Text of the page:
At World Jewish Congress plenary assembly, EU Commission president outlines EU strategy to combat antisemitism
European Commission President Ursula von der Leyen told hundreds of Jewish community leaders from around the world that the European Union is committed to combating antisemitism and fostering Jewish life, including through a forthcoming rollout of the first ever EU strategy to advance these goals, writes Yossi Lempkowicz.
Von der Leyen spoke to the delegates of the World Jewish Congress’ Plenary Assembly, which comes together every four years to address key issues affecting Jewish communities and set the organization’s policy for the years ahead.
“For decades, you have been at the forefront of fighting for the rights of Jewish communities around the world, to eradicate antisemitism and to make sure that the memory of the Holocaust is kept alive, and I am here to tell you Europe is with you in this fight,” she said. “Because sadly, antisemitism is not confined to a distant past. It is still very present in Europe and across the world.”
She emphasized, “Antisemitic crimes and hate speech must be brought to justice.”
Von der Leyen discussed the frightening increase in antisemitic hatred in Europe, including most recently violent anti-Israel demonstrations and graffiti in European streets and on synagogues. She highlighted the multi-pronged approach of EU’s new strategy, which will:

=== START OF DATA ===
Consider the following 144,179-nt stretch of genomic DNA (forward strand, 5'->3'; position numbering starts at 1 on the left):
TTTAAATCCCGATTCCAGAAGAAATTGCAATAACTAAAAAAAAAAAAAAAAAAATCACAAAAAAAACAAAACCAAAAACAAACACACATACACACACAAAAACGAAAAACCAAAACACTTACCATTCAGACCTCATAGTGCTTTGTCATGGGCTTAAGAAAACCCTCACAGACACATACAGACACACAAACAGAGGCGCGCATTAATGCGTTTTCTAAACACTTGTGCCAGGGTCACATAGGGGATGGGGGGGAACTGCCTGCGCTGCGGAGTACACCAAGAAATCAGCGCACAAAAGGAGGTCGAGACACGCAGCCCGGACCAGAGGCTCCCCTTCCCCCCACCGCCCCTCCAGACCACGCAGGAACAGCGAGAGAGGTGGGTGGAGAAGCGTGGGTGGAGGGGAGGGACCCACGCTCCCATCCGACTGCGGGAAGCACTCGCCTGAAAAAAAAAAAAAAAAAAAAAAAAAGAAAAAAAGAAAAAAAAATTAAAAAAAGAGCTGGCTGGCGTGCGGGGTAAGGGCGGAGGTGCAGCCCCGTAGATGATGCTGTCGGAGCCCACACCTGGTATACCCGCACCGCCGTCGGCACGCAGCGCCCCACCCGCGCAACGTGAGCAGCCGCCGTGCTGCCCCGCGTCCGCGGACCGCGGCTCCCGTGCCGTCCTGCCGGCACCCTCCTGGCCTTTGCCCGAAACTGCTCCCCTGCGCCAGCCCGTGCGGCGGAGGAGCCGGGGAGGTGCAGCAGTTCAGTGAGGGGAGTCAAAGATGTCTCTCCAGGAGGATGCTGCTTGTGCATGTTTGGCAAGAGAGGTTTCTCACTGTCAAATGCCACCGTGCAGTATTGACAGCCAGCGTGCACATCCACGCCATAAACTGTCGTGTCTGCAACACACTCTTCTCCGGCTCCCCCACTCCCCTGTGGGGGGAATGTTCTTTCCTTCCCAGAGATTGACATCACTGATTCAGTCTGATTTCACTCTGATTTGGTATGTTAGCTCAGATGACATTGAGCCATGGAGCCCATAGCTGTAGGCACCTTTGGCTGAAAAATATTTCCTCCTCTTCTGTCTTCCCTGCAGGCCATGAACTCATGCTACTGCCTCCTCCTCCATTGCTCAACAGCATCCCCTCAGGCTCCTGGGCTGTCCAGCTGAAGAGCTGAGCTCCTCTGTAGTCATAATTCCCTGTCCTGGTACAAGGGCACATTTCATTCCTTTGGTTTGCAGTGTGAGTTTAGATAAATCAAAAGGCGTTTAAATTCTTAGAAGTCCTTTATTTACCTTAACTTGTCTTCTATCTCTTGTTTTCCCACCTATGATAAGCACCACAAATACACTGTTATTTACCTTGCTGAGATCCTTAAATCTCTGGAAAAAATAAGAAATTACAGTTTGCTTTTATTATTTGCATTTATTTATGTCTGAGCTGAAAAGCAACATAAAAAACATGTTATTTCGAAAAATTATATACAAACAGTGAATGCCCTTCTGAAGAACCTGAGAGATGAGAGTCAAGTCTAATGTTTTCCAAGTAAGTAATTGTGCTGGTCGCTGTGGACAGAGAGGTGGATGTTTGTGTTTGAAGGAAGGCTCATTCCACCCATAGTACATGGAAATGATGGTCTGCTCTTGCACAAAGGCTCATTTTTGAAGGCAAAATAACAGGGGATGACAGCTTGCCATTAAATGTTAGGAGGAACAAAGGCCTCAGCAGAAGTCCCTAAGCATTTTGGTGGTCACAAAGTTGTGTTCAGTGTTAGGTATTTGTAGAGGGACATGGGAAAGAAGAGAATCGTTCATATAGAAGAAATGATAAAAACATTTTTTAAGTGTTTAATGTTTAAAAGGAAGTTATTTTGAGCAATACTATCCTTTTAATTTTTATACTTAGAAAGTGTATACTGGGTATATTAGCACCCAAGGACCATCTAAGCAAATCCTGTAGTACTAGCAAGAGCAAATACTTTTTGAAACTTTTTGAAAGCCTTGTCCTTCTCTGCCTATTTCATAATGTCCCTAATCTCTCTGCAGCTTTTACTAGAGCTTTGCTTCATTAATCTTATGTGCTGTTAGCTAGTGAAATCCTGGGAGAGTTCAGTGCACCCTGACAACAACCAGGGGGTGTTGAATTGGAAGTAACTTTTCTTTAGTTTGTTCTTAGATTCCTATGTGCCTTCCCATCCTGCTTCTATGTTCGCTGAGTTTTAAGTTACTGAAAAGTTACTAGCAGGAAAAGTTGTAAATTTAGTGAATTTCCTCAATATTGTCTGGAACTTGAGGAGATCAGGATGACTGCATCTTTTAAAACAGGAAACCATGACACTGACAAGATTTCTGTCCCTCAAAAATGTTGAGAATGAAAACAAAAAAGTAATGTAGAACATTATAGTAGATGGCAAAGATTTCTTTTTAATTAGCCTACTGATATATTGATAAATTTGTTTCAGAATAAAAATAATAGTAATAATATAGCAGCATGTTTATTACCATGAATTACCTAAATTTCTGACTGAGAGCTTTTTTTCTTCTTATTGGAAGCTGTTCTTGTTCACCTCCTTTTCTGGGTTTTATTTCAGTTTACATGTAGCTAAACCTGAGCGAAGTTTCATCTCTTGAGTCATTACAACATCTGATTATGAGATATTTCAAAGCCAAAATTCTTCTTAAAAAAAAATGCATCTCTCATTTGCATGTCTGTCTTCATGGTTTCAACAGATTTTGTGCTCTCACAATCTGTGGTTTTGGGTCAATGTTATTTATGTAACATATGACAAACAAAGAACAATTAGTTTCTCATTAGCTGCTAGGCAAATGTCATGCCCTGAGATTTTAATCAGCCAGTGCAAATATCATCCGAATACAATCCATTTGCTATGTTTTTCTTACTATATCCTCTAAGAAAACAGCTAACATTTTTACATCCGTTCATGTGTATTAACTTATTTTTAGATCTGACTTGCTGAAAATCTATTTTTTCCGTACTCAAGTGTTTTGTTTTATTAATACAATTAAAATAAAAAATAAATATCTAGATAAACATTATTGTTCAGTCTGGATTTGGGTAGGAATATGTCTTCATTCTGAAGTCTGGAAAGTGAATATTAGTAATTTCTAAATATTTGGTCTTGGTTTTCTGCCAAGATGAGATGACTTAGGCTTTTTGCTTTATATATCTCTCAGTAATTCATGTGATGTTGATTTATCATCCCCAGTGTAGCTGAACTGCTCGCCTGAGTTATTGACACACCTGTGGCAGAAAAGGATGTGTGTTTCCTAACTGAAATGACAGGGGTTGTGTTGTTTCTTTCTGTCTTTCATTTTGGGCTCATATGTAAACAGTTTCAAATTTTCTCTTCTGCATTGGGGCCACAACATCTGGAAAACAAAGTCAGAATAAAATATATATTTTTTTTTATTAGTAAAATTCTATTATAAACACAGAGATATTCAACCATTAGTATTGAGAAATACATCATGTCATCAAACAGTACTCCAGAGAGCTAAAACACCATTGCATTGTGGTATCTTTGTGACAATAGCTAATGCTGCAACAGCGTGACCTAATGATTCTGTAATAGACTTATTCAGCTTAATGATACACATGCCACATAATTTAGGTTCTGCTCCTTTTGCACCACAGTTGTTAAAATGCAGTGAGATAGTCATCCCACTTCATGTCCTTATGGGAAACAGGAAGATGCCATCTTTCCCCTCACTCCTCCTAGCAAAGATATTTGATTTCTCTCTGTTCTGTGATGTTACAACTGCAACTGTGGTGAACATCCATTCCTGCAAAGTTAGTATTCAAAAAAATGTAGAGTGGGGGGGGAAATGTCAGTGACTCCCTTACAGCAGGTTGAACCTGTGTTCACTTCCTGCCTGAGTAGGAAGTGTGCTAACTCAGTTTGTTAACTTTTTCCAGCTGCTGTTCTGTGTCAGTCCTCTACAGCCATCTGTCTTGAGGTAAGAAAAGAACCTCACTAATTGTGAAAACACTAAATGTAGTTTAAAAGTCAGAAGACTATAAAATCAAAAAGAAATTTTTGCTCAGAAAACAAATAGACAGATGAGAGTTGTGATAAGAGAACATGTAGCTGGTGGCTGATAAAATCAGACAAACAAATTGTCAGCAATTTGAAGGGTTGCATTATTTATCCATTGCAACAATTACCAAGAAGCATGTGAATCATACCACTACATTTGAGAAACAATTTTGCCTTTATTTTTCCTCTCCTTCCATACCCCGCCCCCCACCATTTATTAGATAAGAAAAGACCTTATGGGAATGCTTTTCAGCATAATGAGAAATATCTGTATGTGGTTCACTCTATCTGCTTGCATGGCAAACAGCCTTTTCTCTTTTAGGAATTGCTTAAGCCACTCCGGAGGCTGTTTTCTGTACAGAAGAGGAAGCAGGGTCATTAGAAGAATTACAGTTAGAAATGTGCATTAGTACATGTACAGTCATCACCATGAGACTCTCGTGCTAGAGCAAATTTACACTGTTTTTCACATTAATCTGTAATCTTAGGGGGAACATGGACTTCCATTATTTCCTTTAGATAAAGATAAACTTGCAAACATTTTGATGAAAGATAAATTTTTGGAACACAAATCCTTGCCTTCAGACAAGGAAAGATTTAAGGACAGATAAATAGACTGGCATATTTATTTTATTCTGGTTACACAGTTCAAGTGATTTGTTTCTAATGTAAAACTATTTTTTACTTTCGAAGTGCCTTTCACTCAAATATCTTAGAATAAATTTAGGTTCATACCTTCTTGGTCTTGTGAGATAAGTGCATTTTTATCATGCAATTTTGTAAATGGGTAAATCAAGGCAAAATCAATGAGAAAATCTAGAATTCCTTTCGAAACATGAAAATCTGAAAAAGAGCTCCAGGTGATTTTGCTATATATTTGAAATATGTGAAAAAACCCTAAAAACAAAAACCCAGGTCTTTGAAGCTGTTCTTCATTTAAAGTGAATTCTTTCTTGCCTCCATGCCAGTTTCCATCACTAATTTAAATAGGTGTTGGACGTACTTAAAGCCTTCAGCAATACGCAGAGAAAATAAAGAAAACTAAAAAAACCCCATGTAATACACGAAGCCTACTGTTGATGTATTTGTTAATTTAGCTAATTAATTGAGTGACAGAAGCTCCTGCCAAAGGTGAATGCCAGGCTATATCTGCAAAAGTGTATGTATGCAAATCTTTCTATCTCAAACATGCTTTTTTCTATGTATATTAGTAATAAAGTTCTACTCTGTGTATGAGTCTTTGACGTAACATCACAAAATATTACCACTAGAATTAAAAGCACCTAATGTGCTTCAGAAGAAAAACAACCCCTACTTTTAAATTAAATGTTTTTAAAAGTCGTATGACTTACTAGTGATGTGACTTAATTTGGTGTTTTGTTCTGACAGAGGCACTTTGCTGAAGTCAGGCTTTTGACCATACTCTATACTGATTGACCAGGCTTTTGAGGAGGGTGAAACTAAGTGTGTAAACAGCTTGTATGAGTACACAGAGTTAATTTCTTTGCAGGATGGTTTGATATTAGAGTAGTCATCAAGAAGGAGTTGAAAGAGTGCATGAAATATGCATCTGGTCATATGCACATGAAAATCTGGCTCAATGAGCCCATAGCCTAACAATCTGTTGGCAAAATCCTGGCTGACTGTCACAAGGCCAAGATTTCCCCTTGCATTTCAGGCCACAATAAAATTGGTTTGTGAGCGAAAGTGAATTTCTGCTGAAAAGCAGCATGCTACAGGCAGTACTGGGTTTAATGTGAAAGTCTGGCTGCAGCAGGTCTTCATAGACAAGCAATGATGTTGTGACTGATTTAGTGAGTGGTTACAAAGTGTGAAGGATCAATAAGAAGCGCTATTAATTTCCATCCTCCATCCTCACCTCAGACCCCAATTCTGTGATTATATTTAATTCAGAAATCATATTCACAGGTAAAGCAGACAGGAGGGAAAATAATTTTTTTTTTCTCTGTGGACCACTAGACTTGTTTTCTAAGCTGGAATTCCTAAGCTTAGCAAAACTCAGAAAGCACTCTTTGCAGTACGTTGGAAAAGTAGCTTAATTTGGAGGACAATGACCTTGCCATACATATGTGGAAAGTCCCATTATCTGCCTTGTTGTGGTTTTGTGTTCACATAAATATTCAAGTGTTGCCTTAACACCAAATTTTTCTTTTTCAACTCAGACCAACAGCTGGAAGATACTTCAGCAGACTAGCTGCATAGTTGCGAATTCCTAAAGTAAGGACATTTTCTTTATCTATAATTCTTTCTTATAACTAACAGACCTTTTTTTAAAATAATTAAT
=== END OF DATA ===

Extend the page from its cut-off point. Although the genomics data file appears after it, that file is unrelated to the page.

- Strengthen the fight against antisemitism;
- preserve the memory of past atrocities and ensure all European students learn about the Holocaust, “no matter their background, family history or country of origin”, and;
- foster Jewish life in Europe.
The COVID-19 pandemic in particular, said von der Leyen, has shown how quickly antisemitic conspiracy myths can spread.
She contoinued, ”The duty to protect the future of the Jewish people starts with remembering the past, but of course it does not end there. Europe can only prosper when its Jewish communities prosper too. Seventy-six years after the Holocaust, Jewish life in Europe is thriving again in synagogues, in schools, in kindergartens and in the heart of our communities. And we must continue to protect it.”
The European Commission is the executive branch of the European Union, which proposes new European legislation and implements the decisions of the European Parliament and the Council of the European Union.
Commission vice president confirms: EU to present comprehensive strategy to prevent and combat antisemitism later this year
Promoting our European Way of Life European Commission Vice President Margaritis Schinas (pictured), has confirmed this week that the European Union would adopt later this year a comprehensive strategy that will complement and support member states’ effort on preventing and combating antisemitism, educating on the Holocaust remembrance and fostering Jewish life in Europe, writes Yossi Lempkowicz.
Together with Michelle Bachelet, United Nations High Commissioner for Human Rights, Schinas opened an high-Level Conference 'Protection from racial discrimination and related intolerance' hosted by Secretary of State for Foreign Affairs and Co-operation of the Portuguese Presidency of the Council of the EU Francisco André.
In a panel discussion, Katharina von Schnurbein, uropean Commission’s coordinator on combating antisemitism and fostering Jewish life, addressed the issue of 'Countering hate speech: the role of human rights education, history teaching and the media in countering it online and offline'.
She stressed the need to find new ways of teaching about the Shoah in a multi-cultural, digital society and for all actors to work together – European legislation, national enforcement, platforms and users – to address hate speech, including Holocaust denial and distortion online.